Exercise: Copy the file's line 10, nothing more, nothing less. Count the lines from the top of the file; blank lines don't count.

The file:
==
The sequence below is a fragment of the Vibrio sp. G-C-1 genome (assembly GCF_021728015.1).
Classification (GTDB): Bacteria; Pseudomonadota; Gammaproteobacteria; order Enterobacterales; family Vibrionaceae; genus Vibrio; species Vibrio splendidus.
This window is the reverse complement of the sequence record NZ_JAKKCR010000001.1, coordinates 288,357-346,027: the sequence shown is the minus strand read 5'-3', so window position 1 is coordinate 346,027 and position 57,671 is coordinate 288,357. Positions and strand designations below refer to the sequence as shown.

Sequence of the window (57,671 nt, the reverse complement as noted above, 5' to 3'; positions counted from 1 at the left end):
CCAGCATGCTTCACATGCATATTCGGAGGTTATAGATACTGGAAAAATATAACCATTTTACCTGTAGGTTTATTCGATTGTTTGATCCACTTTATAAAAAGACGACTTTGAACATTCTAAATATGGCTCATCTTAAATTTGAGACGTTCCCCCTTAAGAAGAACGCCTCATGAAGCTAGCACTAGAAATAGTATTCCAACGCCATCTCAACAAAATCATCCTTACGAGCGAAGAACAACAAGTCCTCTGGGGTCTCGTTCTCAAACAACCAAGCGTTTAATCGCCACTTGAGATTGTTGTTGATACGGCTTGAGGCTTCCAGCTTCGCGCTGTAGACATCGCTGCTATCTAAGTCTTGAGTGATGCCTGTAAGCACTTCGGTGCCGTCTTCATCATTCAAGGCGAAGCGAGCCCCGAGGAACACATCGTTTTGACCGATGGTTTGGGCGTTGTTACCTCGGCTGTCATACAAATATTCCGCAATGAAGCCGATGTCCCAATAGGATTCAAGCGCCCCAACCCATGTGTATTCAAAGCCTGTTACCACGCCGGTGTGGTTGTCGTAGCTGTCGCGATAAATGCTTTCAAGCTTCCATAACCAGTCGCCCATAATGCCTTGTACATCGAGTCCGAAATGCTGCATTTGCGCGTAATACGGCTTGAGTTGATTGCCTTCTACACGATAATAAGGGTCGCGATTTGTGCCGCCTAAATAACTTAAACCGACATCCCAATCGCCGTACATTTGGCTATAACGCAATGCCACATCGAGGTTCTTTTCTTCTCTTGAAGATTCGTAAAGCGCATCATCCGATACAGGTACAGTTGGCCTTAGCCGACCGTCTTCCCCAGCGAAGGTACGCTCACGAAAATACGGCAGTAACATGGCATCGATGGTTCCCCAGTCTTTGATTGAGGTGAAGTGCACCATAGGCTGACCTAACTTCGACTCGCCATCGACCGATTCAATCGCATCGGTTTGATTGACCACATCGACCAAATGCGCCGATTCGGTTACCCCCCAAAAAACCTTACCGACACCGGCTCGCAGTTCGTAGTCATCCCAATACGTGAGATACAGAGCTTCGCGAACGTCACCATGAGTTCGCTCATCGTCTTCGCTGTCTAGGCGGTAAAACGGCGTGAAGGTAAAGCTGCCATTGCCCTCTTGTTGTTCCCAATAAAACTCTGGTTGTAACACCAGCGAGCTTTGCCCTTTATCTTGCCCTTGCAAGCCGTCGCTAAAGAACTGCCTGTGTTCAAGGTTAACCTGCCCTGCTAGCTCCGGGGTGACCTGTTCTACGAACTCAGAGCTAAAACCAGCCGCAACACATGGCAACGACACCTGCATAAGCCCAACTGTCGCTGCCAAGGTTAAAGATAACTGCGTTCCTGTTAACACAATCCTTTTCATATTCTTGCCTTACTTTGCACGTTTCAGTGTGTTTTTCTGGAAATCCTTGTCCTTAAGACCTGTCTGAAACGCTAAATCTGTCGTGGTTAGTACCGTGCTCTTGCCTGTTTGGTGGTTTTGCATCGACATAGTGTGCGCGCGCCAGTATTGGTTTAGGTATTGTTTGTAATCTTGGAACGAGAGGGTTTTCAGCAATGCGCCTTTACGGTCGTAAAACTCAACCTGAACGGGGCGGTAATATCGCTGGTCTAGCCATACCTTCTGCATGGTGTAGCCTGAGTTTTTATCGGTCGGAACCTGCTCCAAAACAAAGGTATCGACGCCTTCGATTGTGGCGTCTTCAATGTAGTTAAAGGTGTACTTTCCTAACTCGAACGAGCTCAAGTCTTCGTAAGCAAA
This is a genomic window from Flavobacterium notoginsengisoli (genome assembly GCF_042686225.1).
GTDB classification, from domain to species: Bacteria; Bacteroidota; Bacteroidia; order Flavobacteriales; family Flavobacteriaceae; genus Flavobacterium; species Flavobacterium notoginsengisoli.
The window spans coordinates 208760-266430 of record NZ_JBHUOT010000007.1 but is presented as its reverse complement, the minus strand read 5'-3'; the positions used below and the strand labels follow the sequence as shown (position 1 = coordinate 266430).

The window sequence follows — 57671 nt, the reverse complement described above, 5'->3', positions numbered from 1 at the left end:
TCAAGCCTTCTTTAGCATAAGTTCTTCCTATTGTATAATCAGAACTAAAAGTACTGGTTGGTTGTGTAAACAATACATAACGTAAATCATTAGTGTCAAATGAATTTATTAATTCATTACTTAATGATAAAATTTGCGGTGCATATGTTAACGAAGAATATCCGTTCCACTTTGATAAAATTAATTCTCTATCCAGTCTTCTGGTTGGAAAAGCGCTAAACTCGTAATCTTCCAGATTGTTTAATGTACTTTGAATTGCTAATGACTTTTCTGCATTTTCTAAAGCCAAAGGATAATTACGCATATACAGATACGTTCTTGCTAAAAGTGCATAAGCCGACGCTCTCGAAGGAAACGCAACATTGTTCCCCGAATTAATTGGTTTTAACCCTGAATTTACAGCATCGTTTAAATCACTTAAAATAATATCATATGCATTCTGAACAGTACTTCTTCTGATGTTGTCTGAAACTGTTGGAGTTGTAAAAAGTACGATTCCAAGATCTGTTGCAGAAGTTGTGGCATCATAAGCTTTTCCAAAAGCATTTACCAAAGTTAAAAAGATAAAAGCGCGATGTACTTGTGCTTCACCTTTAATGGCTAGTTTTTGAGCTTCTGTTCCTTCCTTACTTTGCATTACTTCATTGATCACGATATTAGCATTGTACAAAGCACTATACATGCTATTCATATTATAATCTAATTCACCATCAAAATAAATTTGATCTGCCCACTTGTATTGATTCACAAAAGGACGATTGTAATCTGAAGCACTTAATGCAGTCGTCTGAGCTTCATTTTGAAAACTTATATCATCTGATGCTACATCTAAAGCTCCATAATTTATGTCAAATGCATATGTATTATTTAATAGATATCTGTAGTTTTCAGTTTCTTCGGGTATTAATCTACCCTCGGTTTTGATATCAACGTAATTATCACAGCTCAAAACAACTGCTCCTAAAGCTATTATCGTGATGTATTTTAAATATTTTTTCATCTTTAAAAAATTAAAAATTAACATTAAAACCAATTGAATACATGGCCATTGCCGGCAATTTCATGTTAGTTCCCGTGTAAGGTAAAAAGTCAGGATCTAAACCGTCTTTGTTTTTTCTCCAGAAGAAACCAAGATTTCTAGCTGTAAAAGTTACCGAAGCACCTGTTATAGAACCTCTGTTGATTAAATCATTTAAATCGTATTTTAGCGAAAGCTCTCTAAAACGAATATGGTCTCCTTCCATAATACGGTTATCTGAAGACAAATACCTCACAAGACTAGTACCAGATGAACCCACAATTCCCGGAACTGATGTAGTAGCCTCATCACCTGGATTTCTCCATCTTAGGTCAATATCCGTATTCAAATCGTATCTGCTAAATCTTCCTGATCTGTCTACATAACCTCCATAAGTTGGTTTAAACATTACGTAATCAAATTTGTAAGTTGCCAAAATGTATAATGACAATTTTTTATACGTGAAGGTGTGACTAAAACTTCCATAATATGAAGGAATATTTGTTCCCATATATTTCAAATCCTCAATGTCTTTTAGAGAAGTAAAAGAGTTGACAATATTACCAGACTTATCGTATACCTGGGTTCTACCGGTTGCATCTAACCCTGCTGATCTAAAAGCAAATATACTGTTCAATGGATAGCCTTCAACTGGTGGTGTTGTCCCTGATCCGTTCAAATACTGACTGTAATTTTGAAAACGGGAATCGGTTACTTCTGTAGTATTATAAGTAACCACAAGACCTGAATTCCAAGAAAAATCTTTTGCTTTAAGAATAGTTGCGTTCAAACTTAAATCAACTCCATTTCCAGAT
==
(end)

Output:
TCAAGCCTTCTTTAGCATAAGTTCTTCCTATTGTATAATCAGAACTAAAAGTACTGGTTGGTTGTGTAAACAATACATAACGTAAATCATTAGTGTCAAATGAATTTATTAATTCATTACTTAATGATAAAATTTGCGGTGCATATGTTAACGAAGAATATCCGTTCCACTTTGATAAAATTAATTCTCTATCCAGTCTTCTGGTTGGAAAAGCGCTAAACTCGTAATCTTCCAGATTGTTTAATGTACTTTGAATTGCTAATGACTTTTCTGCATTTTCTAAAGCCAAAGGATAATTACGCATATACAGATACGTTCTTGCTAAAAGTGCATAAGCCGACGCTCTCGAAGGAAACGCAACATTGTTCCCCGAATTAATTGGTTTTAACCCTGAATTTACAGCATCGTTTAAATCACTTAAAATAATATCATATGCATTCTGAACAGTACTTCTTCTGATGTTGTCTGAAACTGTTGGAGTTGTAAAAAGTACGATTCCAAGATCTGTTGCAGAAGTTGTGGCATCATAAGCTTTTCCAAAAGCATTTACCAAAGTTAAAAAGATAAAAGCGCGATGTACTTGTGCTTCACCTTTAATGGCTAGTTTTTGAGCTTCTGTTCCTTCCTTACTTTGCATTACTTCATTGATCACGATATTAGCATTGTACAAAGCACTATACATGCTATTCATATTATAATCTAATTCACCATCAAAATAAATTTGATCTGCCCACTTGTATTGATTCACAAAAGGACGATTGTAATCTGAAGCACTTAATGCAGTCGTCTGAGCTTCATTTTGAAAACTTATATCATCTGATGCTACATCTAAAGCTCCATAATTTATGTCAAATGCATATGTATTATTTAATAGATATCTGTAGTTTTCAGTTTCTTCGGGTATTAATCTACCCTCGGTTTTGATATCAACGTAATTATCACAGCTCAAAACAACTGCTCCTAAAGCTATTATCGTGATGTATTTTAAATATTTTTTCATCTTTAAAAAATTAAAAATTAACATTAAAACCAATTGAATACATGGCCATTGCCGGCAATTTCATGTTAGTTCCCGTGTAAGGTAAAAAGTCAGGATCTAAACCGTCTTTGTTTTTTCTCCAGAAGAAACCAAGATTTCTAGCTGTAAAAGTTACCGAAGCACCTGTTATAGAACCTCTGTTGATTAAATCATTTAAATCGTATTTTAGCGAAAGCTCTCTAAAACGAATATGGTCTCCTTCCATAATACGGTTATCTGAAGACAAATACCTCACAAGACTAGTACCAGATGAACCCACAATTCCCGGAACTGATGTAGTAGCCTCATCACCTGGATTTCTCCATCTTAGGTCAATATCCGTATTCAAATCGTATCTGCTAAATCTTCCTGATCTGTCTACATAACCTCCATAAGTTGGTTTAAACATTACGTAATCAAATTTGTAAGTTGCCAAAATGTATAATGACAATTTTTTATACGTGAAGGTGTGACTAAAACTTCCATAATATGAAGGAATATTTGTTCCCATATATTTCAAATCCTCAATGTCTTTTAGAGAAGTAAAAGAGTTGACAATATTACCAGACTTATCGTATACCTGGGTTCTACCGGTTGCATCTAACCCTGCTGATCTAAAAGCAAATATACTGTTCAATGGATAGCCTTCAACTGGTGGTGTTGTCCCTGATCCGTTCAAATACTGACTGTAATTTTGAAAACGGGAATCGGTTACTTCTGTAGTATTATAAGTAACCACAAGACCTGAATTCCAAGAAAAATCTTTTGCTTTAAGAATAGTTGCGTTCAAACTTAAATCAACTCCATTTCCAGAT